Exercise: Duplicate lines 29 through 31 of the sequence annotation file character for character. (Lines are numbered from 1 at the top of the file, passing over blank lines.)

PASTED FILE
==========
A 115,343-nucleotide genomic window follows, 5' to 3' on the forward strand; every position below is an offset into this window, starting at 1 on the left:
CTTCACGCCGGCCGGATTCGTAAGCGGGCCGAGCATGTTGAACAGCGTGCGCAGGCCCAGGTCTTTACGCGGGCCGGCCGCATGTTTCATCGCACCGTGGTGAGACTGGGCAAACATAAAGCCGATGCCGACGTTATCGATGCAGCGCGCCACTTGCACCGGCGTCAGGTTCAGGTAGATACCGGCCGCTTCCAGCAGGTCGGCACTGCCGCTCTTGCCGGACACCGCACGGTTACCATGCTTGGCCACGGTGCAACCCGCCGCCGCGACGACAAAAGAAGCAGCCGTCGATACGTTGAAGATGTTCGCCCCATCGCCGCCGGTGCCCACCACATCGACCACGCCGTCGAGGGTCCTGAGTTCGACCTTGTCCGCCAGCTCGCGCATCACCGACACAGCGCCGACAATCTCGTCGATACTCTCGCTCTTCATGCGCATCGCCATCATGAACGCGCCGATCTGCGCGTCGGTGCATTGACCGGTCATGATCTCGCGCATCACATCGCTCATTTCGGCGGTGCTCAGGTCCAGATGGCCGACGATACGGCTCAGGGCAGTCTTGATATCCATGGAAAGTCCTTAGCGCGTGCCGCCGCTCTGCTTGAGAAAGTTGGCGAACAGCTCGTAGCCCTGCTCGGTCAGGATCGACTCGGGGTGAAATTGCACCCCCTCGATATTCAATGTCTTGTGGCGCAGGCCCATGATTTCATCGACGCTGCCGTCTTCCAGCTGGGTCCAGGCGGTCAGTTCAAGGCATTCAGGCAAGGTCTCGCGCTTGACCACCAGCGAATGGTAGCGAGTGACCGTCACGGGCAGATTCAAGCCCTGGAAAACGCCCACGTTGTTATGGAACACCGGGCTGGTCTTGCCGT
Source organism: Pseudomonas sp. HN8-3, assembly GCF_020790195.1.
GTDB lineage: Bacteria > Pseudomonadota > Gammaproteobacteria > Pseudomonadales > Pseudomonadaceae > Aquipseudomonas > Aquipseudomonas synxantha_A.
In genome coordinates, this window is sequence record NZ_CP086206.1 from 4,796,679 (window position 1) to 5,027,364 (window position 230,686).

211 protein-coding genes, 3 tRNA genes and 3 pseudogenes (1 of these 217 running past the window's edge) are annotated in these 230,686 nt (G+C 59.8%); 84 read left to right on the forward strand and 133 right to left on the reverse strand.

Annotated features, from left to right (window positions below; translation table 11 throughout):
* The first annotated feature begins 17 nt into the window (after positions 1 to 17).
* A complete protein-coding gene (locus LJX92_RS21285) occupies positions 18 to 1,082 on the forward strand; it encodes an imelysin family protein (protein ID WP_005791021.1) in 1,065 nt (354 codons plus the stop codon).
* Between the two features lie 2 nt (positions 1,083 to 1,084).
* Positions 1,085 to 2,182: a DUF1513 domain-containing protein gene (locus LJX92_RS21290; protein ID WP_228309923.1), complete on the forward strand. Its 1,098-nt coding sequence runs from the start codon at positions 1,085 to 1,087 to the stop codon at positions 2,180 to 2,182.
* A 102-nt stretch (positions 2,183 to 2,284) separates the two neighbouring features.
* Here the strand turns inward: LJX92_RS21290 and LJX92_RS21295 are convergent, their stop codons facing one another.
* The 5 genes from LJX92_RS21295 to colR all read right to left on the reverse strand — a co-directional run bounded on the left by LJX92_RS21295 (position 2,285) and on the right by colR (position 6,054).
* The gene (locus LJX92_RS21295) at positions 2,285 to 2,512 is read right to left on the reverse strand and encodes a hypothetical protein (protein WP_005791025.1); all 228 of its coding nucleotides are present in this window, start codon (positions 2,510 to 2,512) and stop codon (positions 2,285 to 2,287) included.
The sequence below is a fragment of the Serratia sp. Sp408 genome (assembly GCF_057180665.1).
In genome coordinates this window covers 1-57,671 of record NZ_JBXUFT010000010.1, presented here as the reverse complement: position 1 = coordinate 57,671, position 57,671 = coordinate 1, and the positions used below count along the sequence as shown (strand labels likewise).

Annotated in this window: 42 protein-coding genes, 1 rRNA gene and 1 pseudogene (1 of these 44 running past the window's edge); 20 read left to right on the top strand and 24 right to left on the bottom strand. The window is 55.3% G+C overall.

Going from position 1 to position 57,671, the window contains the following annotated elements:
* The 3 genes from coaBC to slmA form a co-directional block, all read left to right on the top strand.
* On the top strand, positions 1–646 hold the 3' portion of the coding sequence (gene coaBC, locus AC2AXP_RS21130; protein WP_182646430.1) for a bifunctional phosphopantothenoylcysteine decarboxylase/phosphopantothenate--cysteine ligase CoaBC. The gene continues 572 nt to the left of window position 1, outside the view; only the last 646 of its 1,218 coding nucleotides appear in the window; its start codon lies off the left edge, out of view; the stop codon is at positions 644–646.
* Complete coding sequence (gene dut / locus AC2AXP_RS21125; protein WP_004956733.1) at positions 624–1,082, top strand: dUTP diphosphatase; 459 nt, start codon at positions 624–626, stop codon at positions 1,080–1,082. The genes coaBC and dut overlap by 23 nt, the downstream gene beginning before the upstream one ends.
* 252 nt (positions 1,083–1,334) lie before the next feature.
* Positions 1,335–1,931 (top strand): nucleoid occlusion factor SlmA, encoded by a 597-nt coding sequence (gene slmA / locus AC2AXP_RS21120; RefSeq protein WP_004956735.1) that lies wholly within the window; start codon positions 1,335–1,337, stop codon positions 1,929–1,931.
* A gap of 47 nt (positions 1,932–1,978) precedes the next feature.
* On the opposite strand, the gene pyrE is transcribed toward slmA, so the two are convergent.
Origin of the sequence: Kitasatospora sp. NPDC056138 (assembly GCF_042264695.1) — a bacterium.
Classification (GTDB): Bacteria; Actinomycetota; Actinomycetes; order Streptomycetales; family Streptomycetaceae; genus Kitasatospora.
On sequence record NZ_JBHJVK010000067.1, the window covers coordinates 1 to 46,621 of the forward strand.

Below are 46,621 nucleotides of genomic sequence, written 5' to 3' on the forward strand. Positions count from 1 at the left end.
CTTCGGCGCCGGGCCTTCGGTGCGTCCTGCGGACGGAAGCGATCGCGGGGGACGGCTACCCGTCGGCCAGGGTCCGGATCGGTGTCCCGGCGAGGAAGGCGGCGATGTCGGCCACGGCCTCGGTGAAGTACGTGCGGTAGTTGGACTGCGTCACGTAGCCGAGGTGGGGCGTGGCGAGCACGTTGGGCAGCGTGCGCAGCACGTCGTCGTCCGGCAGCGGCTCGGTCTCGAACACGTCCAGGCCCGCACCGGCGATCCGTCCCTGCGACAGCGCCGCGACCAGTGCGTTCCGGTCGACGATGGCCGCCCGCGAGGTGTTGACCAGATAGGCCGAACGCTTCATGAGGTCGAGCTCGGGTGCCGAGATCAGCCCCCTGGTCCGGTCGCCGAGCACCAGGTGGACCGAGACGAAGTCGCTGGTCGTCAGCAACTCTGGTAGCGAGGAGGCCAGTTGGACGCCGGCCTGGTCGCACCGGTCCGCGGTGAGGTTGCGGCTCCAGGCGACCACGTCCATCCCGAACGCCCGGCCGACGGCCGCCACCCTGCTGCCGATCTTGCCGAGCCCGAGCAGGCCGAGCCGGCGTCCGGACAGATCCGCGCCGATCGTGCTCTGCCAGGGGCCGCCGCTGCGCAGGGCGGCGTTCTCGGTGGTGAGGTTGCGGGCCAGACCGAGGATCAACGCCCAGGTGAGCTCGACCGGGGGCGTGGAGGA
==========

On sequence record NZ_JBHJVK010000067.1, the window covers coordinates 1 to 46,621 of the forward strand.

Below are 46,621 nucleotides of genomic sequence, written 5' to 3' on the forward strand. Positions count from 1 at the left end.
CTTCGGCGCCGGGCCTTCGGTGCGTCCTGCGGACGGAAGCGATCGCGGGGGACGGCTACCCGTCGGCCAGGGTCCGGATCGGTGTCCCGGCGAGGAAGGCGGCGATGTCGGCCACGGCCTCGGTGAAGTACGTGCGGTAGTTGGACTGCGTCACGTAGCCGAGGTGGGGCGTGGCGAGCACGTTGGGCAGCGTGCGCAGCACGTCGTCGTCCGGCAGCGGCTCGGTCTCGAACACGTCCAGGCCCGCACCGGCGATCCGTCCCTGCGACAGCGCCGCGACCAGTGCGTTCCGGTCGACGATGGCCGCCCGCGAGGTGTTGACCAGATAGGCCGAACGCTTCATGAGGTCGAGCTCGGGTGCCGAGATCAGCCCCCTGGTCCGGTCGCCGAGCACCAGGTGGACCGAGACGAAGTCGCTGGTCGTCAGCAACTCTGGTAGCGAGGAGGCCAGTTGGACGCCGGCCTGGTCGCACCGGTCCGCGGTGAGGTTGCGGCTCCAGGCGACCACGTCCATCCCGAACGCCCGGCCGACGGCCGCCACCCTGCTGCCGATCTTGCCGAGCCCGAGCAGGCCGAGCCGGCGTCCGGACAGATCCGCGCCGATCGTGCTCTGCCAGGGGCCGCCGCTGCGCAGGGCGGCGTTCTCGGTGGTGAGGTTGCGGGCCAGACCGAGGATCAACGCCCAGGTGAGCTCGACCGGGGGCGTGGAGGA